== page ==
Storm Damage: County By County

A line of strong thunderstorms moved across the Piedmont Triad last leaving a trail of damage and destruction in Rockingham County, especially the Eden area.

Cars Smashed by Trees on Stratford Road

GREENSBORO — A line of strong thunderstorms moved across the Piedmont Triad last leaving a trail of damage and destruction in Rockingham County, especially the Eden area.

 

ALERTS: Latest WFMY News 2 Weather Alerts

As of 6 a.m., Guilford County had around 3,900 power outages according to Duke Energy's power outage map. Rockingham County had just over 1,100.

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School Delays

  • Rockingham County Schools are closed Friday with the option to close if needed.
  • In Guilford County, Northern Guilford High, Northern Guilford Middle, Northern Guilford Elementary and McNair Elementary are on a two-hour delay. Guilford County Schools says employees should plan to arrive two hours later than normal.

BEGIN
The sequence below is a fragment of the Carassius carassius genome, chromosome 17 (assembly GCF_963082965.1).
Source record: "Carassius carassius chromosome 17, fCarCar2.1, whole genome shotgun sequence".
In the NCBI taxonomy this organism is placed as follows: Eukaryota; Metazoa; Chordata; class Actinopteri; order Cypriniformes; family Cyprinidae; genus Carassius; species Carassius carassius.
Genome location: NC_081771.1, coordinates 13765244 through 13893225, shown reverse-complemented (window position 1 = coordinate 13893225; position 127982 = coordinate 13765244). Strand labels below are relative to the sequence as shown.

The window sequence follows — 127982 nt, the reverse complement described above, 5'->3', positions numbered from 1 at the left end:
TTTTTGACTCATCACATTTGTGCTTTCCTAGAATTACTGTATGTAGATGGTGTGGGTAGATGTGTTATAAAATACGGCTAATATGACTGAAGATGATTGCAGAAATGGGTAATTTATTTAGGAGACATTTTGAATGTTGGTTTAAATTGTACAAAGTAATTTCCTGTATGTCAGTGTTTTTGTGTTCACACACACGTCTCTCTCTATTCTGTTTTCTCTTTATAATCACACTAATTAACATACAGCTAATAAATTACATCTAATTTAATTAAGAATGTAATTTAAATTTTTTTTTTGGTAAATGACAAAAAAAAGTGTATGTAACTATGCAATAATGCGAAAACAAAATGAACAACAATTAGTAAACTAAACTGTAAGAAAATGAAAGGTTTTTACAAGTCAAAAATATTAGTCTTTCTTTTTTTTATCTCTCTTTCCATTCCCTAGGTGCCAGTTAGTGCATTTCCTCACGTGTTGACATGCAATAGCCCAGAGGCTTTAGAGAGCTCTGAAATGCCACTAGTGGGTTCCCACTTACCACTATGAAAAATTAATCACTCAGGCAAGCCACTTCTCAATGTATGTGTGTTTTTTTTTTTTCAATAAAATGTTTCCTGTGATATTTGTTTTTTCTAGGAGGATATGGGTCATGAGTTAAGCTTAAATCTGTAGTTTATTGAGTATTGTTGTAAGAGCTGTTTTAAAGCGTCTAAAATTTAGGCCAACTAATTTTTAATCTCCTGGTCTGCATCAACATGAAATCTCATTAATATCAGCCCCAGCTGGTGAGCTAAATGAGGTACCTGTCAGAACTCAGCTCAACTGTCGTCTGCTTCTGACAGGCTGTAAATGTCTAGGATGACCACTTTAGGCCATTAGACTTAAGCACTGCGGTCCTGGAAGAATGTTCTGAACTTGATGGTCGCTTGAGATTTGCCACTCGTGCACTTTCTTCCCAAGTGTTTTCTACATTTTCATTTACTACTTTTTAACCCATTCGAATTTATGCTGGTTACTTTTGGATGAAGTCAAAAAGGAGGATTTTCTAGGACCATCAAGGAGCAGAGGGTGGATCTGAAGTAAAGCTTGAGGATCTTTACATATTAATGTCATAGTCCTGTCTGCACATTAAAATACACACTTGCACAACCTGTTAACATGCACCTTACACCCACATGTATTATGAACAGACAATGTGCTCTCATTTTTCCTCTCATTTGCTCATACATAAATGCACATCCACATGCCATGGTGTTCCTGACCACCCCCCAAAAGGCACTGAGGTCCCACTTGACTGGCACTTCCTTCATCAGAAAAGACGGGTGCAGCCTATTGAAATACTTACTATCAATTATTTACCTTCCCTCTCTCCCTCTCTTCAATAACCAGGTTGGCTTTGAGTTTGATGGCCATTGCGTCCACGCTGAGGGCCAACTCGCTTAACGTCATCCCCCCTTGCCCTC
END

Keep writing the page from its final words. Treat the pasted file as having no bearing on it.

The storms could even bring large hail. These storms could also produce a brief isolated tornado depending on the severity.

Here's a look at storm damage by county:

Rockingham County

  • Numerous trees down across Eden, N.C. Damage to houses also reported as the storm moved through.
  • Possible reports of damage around Van Buren Road.
  • Adams Street, Meadow Road, Ray Street, Aiken Road and Summit Road are experiencing road closures.
  • Rockingham County Schools are on a 2-hour delay Friday morning with the option to close.

Guilford County

  • Reports of a tree down on a home at Landis and Jackson School Roads in Browns Summit
  • Tree down on Eugene and W. Friendly Avenue
  • Tree down across Wendover and Holden Roads 
  • Two trees down on Elm Street near East Cone Blvd. in Greensboro

Davidson County